In a way this review is an exercise in futility. It should be disregarded entirely lest it give away the theme of Richard Gadd’s new show. Monkey See, Monkey Do should be experienced with as little prior knowledge as possible.
Gadd’s 2015 offering Waiting for Gaddot became a huge word-of-mouth hit for its conceptual audacity and violent slapstick interludes, with Gadd not actually appearing on stage until the final five minutes. Here he leaps onstage resplendent in pink gym gear and straight onto a treadmill, on which he will spend the entire hour, literally trying to outrun his demons. At least, one very specific demon, in the form of a psychotic ape.
As with Waiting for Gaddot, we are treated to a bracing, multimedia experience, with Gadd interacting with numerous video and audio sections. All the while, he continues to barrel along, soon glistening with sweat. This is a man seemingly without vanity, happy to plaster poor reviews up on the screen and depict himself as a baffled incompetent in life and love.
The audience thinks it is watching a savage, brutally funny dissection of masculinity and the male id. Recently, we’ve seen a resurgence in the rankest of misogyny, particularly online. Up to this point we believe that Gadd is satirising this kind of mindset. We assume the ape is the aggressive male instinct made fur and flesh. This is further suggested in some raw yet hilarious video of therapy sessions, in which the mouth is filmed upside down and comedy googly eyes are stuck on the chin. Add a tiny fez and the juxtaposition between the confessional and the comedic starts to become a little uncomfortable.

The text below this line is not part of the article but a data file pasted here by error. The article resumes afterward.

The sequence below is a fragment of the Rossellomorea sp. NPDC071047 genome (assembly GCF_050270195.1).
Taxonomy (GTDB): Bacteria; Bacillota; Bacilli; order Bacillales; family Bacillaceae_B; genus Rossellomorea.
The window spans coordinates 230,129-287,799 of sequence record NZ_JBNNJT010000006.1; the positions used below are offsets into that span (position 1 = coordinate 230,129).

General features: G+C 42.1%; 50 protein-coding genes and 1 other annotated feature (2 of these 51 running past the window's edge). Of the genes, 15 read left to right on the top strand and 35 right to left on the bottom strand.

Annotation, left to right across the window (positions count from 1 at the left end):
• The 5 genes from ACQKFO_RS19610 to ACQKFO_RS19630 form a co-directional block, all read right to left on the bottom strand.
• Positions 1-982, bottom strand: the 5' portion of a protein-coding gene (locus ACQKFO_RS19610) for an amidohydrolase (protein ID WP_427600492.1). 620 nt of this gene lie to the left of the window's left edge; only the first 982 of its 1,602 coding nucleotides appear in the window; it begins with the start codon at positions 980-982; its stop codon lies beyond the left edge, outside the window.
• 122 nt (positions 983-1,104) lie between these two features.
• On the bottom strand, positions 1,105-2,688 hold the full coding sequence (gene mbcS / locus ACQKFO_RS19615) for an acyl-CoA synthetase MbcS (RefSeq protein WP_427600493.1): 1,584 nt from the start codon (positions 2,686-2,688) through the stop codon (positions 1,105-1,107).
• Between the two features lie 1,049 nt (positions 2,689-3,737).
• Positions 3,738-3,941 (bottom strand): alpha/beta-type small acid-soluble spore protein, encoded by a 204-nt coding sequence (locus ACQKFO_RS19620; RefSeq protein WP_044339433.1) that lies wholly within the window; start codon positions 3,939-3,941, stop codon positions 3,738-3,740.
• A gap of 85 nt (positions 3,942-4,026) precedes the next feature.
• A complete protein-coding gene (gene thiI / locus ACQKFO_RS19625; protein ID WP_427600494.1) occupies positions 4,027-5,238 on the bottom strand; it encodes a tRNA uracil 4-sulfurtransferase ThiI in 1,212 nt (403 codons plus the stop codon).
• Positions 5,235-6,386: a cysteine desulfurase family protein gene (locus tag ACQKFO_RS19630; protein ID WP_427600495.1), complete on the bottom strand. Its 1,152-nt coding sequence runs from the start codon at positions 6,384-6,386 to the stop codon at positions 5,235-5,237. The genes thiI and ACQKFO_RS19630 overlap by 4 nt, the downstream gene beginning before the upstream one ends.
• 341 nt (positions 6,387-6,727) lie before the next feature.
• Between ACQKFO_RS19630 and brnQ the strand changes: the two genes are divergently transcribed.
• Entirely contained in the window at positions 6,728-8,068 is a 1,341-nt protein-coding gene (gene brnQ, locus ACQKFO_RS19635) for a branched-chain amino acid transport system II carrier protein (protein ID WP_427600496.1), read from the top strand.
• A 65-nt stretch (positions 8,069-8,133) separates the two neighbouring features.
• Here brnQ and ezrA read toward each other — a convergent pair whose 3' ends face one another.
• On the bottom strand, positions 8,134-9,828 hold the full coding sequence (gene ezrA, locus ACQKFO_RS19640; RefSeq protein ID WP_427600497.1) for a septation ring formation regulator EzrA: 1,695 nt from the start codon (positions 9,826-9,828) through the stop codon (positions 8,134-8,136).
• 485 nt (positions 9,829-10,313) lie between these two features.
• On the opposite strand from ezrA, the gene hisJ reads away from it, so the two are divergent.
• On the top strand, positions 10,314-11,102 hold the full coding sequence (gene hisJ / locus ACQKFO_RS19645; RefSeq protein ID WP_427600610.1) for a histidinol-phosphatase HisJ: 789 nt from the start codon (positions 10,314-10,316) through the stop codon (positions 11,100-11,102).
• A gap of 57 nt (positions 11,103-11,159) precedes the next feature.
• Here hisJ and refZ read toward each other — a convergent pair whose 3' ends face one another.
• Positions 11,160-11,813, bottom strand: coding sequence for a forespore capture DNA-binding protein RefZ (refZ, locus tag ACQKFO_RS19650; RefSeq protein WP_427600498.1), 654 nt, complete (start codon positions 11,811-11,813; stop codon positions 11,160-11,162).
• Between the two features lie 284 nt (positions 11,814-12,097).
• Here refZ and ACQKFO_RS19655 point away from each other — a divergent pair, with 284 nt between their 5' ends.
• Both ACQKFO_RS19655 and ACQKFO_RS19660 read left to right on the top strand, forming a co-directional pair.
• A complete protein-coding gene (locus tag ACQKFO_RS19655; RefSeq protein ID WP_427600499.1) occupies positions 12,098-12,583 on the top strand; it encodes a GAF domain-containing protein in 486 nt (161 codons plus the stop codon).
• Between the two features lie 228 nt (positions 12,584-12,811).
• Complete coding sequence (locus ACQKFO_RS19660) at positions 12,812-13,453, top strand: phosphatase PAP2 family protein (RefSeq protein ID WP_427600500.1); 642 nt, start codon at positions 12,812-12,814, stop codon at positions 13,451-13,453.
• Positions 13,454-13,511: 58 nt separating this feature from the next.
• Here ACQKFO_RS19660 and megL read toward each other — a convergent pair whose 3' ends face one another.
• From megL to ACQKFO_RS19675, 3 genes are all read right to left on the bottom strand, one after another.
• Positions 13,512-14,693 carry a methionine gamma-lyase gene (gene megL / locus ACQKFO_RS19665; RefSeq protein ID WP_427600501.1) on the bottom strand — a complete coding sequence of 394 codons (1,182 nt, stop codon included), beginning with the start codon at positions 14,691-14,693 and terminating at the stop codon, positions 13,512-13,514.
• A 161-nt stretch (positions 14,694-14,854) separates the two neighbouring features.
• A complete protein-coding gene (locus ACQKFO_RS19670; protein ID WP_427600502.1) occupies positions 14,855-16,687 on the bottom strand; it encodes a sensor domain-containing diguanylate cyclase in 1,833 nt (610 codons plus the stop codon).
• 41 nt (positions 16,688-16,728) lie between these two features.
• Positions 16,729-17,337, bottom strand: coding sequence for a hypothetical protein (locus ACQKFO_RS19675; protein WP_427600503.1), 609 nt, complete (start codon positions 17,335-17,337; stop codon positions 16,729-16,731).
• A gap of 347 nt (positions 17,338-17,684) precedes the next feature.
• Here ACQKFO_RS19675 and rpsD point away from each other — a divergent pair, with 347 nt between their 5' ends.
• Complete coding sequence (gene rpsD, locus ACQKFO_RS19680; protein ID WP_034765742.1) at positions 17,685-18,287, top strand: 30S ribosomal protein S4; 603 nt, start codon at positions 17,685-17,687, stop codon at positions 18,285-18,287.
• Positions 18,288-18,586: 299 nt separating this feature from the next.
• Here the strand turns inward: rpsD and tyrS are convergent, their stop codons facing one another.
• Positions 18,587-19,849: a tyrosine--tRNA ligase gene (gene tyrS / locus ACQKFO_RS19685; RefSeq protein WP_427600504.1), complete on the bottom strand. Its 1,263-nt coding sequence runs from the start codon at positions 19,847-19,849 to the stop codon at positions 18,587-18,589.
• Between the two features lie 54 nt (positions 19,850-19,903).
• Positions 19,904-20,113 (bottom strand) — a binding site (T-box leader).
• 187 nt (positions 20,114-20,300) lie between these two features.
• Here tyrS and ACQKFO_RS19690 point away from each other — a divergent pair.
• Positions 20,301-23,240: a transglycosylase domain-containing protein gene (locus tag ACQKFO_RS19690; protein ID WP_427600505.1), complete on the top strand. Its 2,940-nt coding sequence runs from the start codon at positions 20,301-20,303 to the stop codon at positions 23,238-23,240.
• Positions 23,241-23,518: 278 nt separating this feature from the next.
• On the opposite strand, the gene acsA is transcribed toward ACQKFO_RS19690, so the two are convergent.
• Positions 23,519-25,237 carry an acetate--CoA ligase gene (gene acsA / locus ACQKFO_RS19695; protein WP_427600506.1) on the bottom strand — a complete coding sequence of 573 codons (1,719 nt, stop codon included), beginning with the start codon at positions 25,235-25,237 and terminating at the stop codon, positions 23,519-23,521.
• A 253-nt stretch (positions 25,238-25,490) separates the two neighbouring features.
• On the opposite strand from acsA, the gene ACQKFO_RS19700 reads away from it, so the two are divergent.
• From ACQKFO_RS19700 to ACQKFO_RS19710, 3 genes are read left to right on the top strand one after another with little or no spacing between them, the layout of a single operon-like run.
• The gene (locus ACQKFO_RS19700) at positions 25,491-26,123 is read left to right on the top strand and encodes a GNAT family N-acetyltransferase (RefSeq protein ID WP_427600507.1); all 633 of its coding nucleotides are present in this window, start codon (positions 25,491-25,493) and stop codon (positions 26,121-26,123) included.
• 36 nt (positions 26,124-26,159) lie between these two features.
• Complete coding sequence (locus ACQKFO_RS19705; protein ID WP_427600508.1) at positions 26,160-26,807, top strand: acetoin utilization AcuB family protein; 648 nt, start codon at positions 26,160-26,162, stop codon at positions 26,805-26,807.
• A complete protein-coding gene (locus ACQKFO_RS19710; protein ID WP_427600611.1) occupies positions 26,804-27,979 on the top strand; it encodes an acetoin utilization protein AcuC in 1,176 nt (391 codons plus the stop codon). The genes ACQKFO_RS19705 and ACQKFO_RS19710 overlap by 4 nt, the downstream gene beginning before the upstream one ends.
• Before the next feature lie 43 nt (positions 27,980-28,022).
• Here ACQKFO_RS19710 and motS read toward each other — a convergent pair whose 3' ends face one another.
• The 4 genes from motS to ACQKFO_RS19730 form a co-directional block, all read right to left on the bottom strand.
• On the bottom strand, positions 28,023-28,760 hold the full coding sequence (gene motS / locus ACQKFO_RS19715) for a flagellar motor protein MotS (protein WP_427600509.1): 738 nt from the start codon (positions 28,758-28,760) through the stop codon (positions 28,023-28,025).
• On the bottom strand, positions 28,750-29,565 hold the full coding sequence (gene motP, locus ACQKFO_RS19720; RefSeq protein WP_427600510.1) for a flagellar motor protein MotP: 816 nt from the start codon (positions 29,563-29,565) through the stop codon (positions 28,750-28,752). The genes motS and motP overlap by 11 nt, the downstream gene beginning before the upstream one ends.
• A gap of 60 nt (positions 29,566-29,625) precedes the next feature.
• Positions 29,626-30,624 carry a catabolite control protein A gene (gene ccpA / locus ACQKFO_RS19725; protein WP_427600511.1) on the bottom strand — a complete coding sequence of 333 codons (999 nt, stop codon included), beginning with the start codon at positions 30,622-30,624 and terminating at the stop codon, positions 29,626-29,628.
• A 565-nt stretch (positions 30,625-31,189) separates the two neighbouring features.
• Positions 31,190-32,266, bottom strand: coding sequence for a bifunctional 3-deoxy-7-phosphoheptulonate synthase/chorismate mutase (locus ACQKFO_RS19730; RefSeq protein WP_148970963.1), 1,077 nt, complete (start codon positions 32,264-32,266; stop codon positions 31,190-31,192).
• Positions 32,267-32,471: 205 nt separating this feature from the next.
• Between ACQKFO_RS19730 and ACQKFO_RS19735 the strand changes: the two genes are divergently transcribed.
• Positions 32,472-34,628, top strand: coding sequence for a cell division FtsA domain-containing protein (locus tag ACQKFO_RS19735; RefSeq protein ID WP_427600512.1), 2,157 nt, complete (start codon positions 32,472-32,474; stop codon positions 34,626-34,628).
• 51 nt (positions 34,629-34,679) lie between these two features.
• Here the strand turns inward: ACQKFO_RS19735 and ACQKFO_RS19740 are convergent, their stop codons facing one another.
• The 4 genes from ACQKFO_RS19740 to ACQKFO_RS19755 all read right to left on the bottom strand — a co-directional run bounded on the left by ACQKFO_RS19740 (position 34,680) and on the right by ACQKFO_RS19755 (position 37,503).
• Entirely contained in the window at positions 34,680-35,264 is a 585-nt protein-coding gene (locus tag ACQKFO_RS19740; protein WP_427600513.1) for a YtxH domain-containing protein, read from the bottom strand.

Little does the crowd know that they’ve been frogs boiling in a pot the whole time. Gadd has been gradually turning up the temperature and, too late, they’ve suddenly realised they can’t stand the heat. The real theme of the show is revealed in a shocking, harrowing volte face that leaves stunned silence. The cause is a traumatic event in Gadd’s recent past, told in a way that goes beyond the usual boundaries of confessional comedy. Or, in fact, comedy as we would recognise it at all. We’ve all seen humour acting as catharsis, but this is something else entirely.
It’s exhilarating, excruciating, and fucking heartbreaking. It’s also unflinchingly brave and defiant, and surgical in its incisiveness. It’s part stand-up, part performance art, and a serious dose of therapy. In a just world, it will go down as an indicator of what can be achieved within the definition of a comedy show. Just go and see it. You’ll leave feeling exhausted and hollowed out, but also certain you’ve never seen anything like it.
You’ll also want to give Richard Gadd a massive hug, but by the end he is awfully sweaty.